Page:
I guess you could brew a one-gallon batch once in a while for the novelty of serving a bottle or two of your own beer now and again, but I still don't think that'd get you any cool points.

If You're Still Reading...

Good.  

Now that the dilettantes have gone, we can talk.

Brew because you like to create - whether it's the cooking, the science, the problem-solving, or whatever.  I don't like cleaning pots, but I don't mind it, either, because I know that at the end of the day I'll have spent my time making something my own way.  That's fun.  AND I get beer out of it.

Brew because you'll love the people you meet.  The people who stick with brewing are YOUR kind of people.  It's funny how many of us in this community are fairly introverted, but at the same time homebrewers are pretty social within their set.  Sure, there are some out there who use this hobby as a tool to beat people over the head with their beer superiority (hello, aleholes), but they're a minority.  AND you get beer out of it.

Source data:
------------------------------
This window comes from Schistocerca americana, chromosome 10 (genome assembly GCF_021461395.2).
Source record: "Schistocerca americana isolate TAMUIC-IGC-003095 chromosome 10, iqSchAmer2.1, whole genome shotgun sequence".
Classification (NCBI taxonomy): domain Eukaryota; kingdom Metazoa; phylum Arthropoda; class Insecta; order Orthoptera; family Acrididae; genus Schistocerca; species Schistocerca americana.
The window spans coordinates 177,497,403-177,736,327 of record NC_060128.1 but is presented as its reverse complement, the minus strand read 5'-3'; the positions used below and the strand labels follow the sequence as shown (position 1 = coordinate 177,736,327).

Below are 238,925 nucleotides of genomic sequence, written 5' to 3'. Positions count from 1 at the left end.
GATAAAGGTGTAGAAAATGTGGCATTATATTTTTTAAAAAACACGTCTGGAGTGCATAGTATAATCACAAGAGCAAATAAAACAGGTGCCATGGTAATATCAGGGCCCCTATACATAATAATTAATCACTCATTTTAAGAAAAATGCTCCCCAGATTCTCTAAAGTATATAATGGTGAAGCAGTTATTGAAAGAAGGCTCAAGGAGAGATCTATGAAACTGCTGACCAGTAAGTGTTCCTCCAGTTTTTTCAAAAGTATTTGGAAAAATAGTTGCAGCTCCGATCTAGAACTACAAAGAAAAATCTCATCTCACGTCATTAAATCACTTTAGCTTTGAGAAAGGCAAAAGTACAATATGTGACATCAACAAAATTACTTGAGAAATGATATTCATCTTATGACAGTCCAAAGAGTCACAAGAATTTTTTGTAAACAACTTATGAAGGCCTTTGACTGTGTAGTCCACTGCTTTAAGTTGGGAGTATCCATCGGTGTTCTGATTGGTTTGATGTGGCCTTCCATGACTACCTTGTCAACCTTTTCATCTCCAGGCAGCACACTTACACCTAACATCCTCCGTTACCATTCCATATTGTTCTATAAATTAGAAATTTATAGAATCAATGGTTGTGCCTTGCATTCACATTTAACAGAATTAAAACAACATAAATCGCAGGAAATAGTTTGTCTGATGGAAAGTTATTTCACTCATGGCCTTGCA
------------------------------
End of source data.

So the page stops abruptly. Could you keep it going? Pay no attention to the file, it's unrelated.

Brew because you like being connected to one of the oldest human activities.  We've been brewing beer for a long time (almost since cultivation began), and if you have a sense of history and continuity you'll like continuing that tradition, and it will make the petty annoyances worthwhile.  AND you get beer out of it.

Finally, brew because YOU want to.  Ignore the supporters and the detractors alike, because at the end of the day you'll be the one cleaning up that seven gallons of blown-off wort at the top of the screen.  Ignore the friends and family that ask you to brew beer for them like you're they're personal nanobrewery.  It has to be personally gratifying, and not for others, because otherwise you'll just be resentful and irritated at the idea of brewing, cleaning, kegging, bottling, shopping, hauling, and lifting.  If you like doing it for you, then by all means, brew for your cousin's wedding, your high school reunion, and your office picnic.  But start with doing it for you.

And don't worry if your beer isn't very good to start - we'll help you with that, and it'll get better in no time.  

Keep it simple.

JJW